Back on the street, the 250’s reduced power also means every commute to work becomes a full-throttle scrape sesh without really flagrantly breaking many laws. The 250 can be acquired more affordably than a new bike, leaving money for the suspension upgrade you'll probably want. If you don’t mind a ratty one, $1,500 two-fiddies exist in the wild. The 400 isn’t old enough to be that cheap just yet.
Because so many were “first-season-and-sell” acquisitions, they can be found with light cosmetic damage and low mileage. Turning on the fuel and opening the tank to see how much is in there isn’t really too much to ask for a healthy discount from more modern mounts.
The verdict on the Ninja 250
Most of my acquisitions these days are flip victims. This one could end up that way… but maybe not. I bought it because it was in uncommonly good shape and there’s room to extract a few dollars out of it. But it’s pretty fun to ride to work. And my congenitally cheapass progeny has been eyeing it. And the thought of a fork swap has certainly crossed my mind. The motorcycle is very flexible, and because of that, there are a lot of use cases where it could serve admirably.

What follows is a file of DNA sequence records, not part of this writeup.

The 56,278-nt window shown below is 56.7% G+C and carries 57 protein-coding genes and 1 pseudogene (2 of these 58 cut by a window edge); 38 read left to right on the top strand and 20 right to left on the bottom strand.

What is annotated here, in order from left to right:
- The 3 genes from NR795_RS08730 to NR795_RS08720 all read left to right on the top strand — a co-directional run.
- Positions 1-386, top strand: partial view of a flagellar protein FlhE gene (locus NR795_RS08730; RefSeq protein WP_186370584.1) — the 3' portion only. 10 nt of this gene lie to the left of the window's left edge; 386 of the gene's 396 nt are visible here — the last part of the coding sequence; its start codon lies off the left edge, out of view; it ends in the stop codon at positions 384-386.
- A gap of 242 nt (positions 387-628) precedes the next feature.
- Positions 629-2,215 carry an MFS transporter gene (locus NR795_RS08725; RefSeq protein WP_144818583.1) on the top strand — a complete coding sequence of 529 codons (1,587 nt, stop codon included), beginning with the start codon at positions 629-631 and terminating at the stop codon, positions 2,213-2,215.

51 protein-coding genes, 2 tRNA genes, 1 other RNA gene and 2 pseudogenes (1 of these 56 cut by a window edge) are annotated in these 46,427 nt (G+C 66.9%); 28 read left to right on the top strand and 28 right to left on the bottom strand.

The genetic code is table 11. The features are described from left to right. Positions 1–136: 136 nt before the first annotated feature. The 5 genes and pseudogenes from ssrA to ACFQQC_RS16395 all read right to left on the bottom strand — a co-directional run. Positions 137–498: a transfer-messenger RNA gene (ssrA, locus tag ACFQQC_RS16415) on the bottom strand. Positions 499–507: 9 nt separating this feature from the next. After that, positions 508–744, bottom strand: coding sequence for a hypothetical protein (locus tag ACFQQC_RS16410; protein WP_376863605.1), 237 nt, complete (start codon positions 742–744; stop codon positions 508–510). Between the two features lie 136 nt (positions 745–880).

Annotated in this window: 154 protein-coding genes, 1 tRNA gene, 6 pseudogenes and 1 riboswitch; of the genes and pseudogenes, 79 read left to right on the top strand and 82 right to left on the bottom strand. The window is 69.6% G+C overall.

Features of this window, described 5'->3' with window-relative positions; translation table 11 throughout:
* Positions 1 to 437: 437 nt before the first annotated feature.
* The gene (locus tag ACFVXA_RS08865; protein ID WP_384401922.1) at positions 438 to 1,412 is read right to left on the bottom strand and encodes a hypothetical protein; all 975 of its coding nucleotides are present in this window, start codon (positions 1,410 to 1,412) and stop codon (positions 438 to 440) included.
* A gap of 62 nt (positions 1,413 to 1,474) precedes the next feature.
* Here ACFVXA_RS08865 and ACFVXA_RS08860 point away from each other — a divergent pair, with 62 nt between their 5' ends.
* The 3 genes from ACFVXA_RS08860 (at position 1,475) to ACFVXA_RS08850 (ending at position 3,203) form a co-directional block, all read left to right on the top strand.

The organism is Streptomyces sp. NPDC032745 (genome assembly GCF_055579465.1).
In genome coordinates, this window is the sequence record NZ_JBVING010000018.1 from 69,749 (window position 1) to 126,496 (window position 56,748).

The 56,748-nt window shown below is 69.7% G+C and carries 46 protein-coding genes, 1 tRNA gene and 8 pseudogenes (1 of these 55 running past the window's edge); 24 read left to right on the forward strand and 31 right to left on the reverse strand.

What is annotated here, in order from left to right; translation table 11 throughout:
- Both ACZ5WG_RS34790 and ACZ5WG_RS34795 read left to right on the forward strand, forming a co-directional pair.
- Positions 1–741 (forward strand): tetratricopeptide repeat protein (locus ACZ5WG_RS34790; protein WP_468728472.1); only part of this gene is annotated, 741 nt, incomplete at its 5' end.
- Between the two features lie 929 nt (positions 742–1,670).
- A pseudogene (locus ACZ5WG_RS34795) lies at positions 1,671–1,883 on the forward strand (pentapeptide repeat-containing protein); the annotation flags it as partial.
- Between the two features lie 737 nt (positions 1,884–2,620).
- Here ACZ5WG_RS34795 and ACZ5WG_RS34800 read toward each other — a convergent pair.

The 250 Ninja is still simple and fun. If you can find a twisty enough road, you can blow off larger displacement motorcycles. Sixteen dollars will cover liability insurance for a month, as well as a tank of gas, which should last almost as long. Even if you find the nicest one in the world, the price will be so low you can’t get financing through traditional channels.
I’m trying to think of who I might chastise for buying one of these, and I’m coming up short. That’s a pretty glowing review for this pretty old bike.